Mercury(II) iodide

Mercury(II) iodide (α form)

Mercury(II) iodide (β form)

β (left) and α (right) forms
Names
IUPAC name
Mercury(II) iodide
Other names
Mercury diiodide
Mercuric iodide
Red mercury (α form only)
Coccinite (α form only)
Identifiers
3D model (JSmol)
ChEBI
ChemSpider
DrugBank
ECHA InfoCard 100.028.976 Edit this at Wikidata
EC Number
  • 231-873-8
277788
UNII
  • InChI=1S/Hg.2HI/h;2*1H/q+2;;/p-2 checkY
    Key: YFDLHELOZYVNJE-UHFFFAOYSA-L checkY
  • InChI=1/Hg.2HI/h;2*1H/q+2;;/p-2
    Key: YFDLHELOZYVNJE-NUQVWONBAE
  • I[Hg]I
Properties
HgI2
Molar mass 454.40 g/mol
Appearance orange-red powder
Odor odorless
Density 6.36 g/cm3
Melting point 259 °C (498 °F; 532 K)
Boiling point 350 °C (662 °F; 623 K)
6 mg/100 mL
2.9×10−29[1]
Solubility slightly soluble in alcohol, ether, acetone, chloroform, ethyl acetate, CS2, olive oil, castor oil

Soluble in excess KI(Potassium iodide) forming soluble complex K2[Hg2I4 ](Potassium tetraiodomercurate(II)) also known as Nessler's reagent

−128.6·10−6 cm3/mol
2.455
Structure
Tetrahedral
Pharmacology
D08AK30 (WHO)
Hazards
GHS labelling:
GHS06: ToxicGHS08: Health hazardGHS09: Environmental hazard
Danger
H300, H310, H330, H373, H410
P260, P262, P264, P270, P271, P273, P280, P284, P301+P310, P302+P350, P304+P340, P310, P314, P320, P321, P322, P330, P361, P363, P391, P403+P233, P405, P501
NFPA 704 (fire diamond)
NFPA 704 four-colored diamondHealth 3: Short exposure could cause serious temporary or residual injury. E.g. chlorine gasFlammability 0: Will not burn. E.g. waterInstability 0: Normally stable, even under fire exposure conditions, and is not reactive with water. E.g. liquid nitrogenSpecial hazards (white): no code
3
0
0
Flash point Non-flammable
Related compounds
Other anions
Mercury(II) fluoride
Mercury(II) chloride
Mercury(II) bromide
Other cations
Zinc iodide
Cadmium iodide
Related compounds
Mercury(I) iodide
Except where otherwise noted, data are given for materials in their standard state (at 25 °C [77 °F], 100 kPa).
☒N verify (what is checkY☒N ?)

Mercury(II) iodide is a chemical compound with the molecular formula HgI2. It is typically produced synthetically but can also be found in nature as the extremely rare mineral coccinite. Unlike the related mercury(II) chloride it is hardly soluble in water (<100 ppm).

Production

Mercury(II) iodide is produced by adding an aqueous solution of potassium iodide to an aqueous solution of mercury(II) chloride with stirring; the precipitate is filtered off, washed and dried at 70 °C.

HgCl2 + 2 KI → HgI2 + 2 KCl

Properties

Mercury(II) iodide displays thermochromism; when heated above 126 °C (400 K) it undergoes a phase transition, from the red alpha crystalline form to a pale yellow beta form. As the sample cools, it gradually reacquires its original colour. It has often been used for thermochromism demonstrations.[2] A third form, which is orange, is also known; this can be formed by recrystallisation and is also metastable, eventually converting back to the red alpha form.[3] The various forms can exist in a diverse range of crystal structures and as a result mercury(II) iodide possesses a surprisingly complex phase diagram.[4]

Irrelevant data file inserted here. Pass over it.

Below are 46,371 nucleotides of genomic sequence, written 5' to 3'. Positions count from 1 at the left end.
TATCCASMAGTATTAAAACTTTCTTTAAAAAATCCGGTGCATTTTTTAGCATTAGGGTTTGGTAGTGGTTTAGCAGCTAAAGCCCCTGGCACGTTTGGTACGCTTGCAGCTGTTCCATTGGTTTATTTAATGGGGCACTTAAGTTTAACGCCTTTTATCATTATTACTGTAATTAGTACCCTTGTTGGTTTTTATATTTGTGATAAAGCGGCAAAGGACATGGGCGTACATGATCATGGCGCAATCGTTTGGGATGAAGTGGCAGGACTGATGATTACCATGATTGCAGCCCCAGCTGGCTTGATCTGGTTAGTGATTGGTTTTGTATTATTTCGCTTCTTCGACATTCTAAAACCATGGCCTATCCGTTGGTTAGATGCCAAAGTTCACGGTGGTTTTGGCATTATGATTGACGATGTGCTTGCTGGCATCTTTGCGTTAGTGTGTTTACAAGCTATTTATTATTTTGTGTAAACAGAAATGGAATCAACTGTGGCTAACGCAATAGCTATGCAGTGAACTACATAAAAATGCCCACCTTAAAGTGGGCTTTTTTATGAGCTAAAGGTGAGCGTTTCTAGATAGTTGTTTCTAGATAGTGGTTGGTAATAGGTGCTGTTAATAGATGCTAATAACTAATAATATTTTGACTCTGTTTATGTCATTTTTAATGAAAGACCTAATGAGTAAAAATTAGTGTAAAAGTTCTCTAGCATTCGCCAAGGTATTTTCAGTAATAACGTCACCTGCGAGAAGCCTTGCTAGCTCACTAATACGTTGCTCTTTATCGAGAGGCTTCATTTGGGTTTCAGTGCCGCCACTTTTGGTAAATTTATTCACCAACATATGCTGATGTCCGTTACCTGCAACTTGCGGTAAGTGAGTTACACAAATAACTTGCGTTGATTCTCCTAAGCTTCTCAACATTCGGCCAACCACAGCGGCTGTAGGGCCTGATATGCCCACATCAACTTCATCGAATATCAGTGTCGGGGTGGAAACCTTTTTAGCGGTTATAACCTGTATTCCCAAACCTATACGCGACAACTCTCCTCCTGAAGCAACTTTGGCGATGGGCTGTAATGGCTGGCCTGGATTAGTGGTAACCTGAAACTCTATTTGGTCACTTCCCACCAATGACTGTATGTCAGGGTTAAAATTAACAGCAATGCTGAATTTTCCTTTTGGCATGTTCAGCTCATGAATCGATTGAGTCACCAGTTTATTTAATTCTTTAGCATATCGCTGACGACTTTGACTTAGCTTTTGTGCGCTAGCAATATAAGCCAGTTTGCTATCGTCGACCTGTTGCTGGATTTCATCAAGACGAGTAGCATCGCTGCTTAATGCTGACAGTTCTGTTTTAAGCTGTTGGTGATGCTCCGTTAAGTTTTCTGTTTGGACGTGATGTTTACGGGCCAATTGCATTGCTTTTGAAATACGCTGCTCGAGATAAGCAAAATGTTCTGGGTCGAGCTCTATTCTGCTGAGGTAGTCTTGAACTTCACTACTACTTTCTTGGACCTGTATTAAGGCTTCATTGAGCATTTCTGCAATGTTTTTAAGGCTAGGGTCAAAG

Uses

Mercury(II) iodide crystals grown in Spacelab

Mercury(II) iodide is used for preparation of Nessler's reagent, used for detection of presence of ammonia.

Mercury(II) iodide is a semiconductor material,[5] used in some x-ray and gamma ray detection and imaging devices operating at room temperatures.[6]

In veterinary medicine, mercury(II) iodide is used in blister ointments in exostoses, bursal enlargement, etc.[citation needed]

It can appear as a precipitate in many reactions.

See also

References

  1. ^ John Rumble (June 18, 2018). CRC Handbook of Chemistry and Physics (99 ed.). CRC Press. pp. 5–189. ISBN 978-1138561632.
  2. ^ Thermochromism: Mercury(II) Iodide. Jchemed.chem.wisc.edu. Retrieved on 2011-06-02.
  3. ^ SCHWARZENBACH, D. (1 January 1969). "The crystal structure and one-dimensional disorder of the orange modification of HgI2". Zeitschrift für Kristallographie - Crystalline Materials. 128 (1–6): 97–114. doi:10.1524/zkri.1969.128.16.97. S2CID 96682743.
  4. ^ Hostettler, Marc; Schwarzenbach, Dieter (February 2005). "Phase diagrams and structures of HgX2 (X = I, Br, Cl, F)". Comptes Rendus Chimie. 8 (2): 147–156. doi:10.1016/j.crci.2004.06.006.
  5. ^ Ayres, F.; Assali, L.V. C.; Machado, W. V. M.; Justo, J. F. (2006). "Role of intrinsic defects in the electronic and optical properties of alpha-HgI2". Appl. Phys. Lett. 88: 011918. doi:10.1063/1.2159573.
  6. ^ Simage, Oy U.S. patent 6,509,203 Semiconductor imaging device and method for producing same, Issue date: Jan 21, 2003